Many hotels recognize the need to offer a rate under that header … But, in most cases, it is at a higher rate for a non-discernible difference in room type.
There are other ways to get discounts, such as Allied Business Network, which gives folks pretty sizable discounts at certain hotel brands (quite a few, actually!).
Our favorite way to get discounted (or straight up FREE) rooms during our travels is with hotel credit cards. With some cards, you can earn enough points for up to 16 free hotel nights just after earning the welcome bonus. You can check out this post on the best hotel credit cards if you want more info.
Plan Where to Park
If you’ve got an oversize vehicle, don’t expect to park anywhere you please. This takes a bit of strategy and thinking ahead.
Owners of big trucks and trailers should be aware of areas to park all along their route (not just at the destination!). Walmart parking lots are famously helpful for housing RVs, semis, and other huge vehicles.
I’d recommend using a tool like Trucker Path, which gives you access to areas to park oversize trucks, along with rest stop info, real-time updates of what’s available, and even weigh stations (for those of you with big rigs).
Keeping Your Business and Valuables Safe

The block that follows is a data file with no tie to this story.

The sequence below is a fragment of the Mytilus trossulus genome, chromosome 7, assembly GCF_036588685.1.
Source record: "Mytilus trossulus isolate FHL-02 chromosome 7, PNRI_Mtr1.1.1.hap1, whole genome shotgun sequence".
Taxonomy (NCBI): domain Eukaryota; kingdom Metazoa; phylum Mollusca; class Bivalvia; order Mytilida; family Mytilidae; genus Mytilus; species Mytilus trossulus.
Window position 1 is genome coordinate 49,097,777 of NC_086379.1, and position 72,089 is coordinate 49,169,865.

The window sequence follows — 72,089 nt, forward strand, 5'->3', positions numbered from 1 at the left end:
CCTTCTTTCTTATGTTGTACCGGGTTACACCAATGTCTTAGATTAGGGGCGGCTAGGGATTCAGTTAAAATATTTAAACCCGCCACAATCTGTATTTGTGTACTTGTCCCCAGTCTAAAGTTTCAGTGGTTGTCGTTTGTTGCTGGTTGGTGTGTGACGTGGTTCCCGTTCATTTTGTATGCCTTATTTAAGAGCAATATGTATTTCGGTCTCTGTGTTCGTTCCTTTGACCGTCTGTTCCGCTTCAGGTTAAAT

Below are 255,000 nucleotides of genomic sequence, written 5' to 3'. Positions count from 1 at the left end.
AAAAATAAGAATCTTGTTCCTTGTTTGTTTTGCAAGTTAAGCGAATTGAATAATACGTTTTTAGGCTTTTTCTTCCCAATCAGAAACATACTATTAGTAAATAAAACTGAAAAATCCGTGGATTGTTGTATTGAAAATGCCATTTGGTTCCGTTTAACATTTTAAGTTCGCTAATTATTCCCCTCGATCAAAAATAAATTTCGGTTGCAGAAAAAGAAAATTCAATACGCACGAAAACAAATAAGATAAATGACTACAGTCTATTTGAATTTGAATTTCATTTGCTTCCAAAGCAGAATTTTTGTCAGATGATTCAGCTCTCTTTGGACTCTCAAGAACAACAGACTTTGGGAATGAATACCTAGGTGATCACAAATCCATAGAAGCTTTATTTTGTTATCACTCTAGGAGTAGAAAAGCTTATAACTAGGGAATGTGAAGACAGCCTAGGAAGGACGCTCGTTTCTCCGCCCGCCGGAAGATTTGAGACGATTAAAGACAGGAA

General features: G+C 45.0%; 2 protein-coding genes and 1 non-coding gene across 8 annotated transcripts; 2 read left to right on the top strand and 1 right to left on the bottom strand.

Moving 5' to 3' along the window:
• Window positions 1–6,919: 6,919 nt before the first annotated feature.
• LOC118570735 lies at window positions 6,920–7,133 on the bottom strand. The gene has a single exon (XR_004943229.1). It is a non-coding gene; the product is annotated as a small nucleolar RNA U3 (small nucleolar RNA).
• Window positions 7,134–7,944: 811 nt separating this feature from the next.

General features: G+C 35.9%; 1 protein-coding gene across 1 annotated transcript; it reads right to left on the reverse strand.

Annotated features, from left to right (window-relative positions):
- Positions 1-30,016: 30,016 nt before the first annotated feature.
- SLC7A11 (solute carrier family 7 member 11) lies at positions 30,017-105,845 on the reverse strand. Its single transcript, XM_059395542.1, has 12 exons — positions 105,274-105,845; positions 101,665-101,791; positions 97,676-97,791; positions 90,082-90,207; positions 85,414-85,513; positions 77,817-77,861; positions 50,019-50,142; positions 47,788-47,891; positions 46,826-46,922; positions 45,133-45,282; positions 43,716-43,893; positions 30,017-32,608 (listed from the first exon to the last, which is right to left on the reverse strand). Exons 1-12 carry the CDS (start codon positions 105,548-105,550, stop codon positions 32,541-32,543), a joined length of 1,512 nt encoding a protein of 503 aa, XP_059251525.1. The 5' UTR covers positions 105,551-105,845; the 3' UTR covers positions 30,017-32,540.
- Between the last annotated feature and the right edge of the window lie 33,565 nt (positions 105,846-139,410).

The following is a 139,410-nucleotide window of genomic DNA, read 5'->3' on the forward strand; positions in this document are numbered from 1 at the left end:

One of the natural concerns of a mobile small business is security. There are just more hazards and factors for which to prepare.
Insure Your Business
An accident can mean a lot of things with a mobile business. It can mean a collision on the road, a slip and fall at your booth, or illness caused by the food you’re serving. There are insurance plans tailored to your small business, and many are honestly not terribly expensive.
For example, FLIP (Food Liability Insurance Program) offers food truck operators generous policies with no deductible. You’ll be charged based on your annual gross sales, and you can add things like trailer liability and liquor liability.
Cash as a currency is becoming as outdated as animal hide. And as a mobile business, it’s a good idea to strive to transact with credit cards as often as possible. Use any form of mobile payment system, such as Square, PayPal or Intuit. You can process transactions on a tablet with no issue.
The more cash you keep with you, the more you stand to lose, either from misplacing your loot or falling victim to theft. Plus, credit card transactions are just easier. They go straight to your account! And your customers will thank you later, because you’re forcing them to earn valuable credit card rewards.
Looking for the closest thing to freedom in this life? Be rich — or be your own boss and start a mobile business that you can move wherever the wind blows you or where good business opportunities pop up.
Examples of mobile businesses are:
- Food truck
- Junk remover
- Moving company
- Uber driver
- Flea market vendor
Just note that some of these businesses (like MOST startups) require some initial capital, and generate expensive recurring fees. That’s why you should use the right business credit card for your expenses. You can earn enough rewards for a vacation, and save money that you can reinvest into your venture!
Let us know your small business aspirations! And to any mobile business owners, leave some advice in the comments.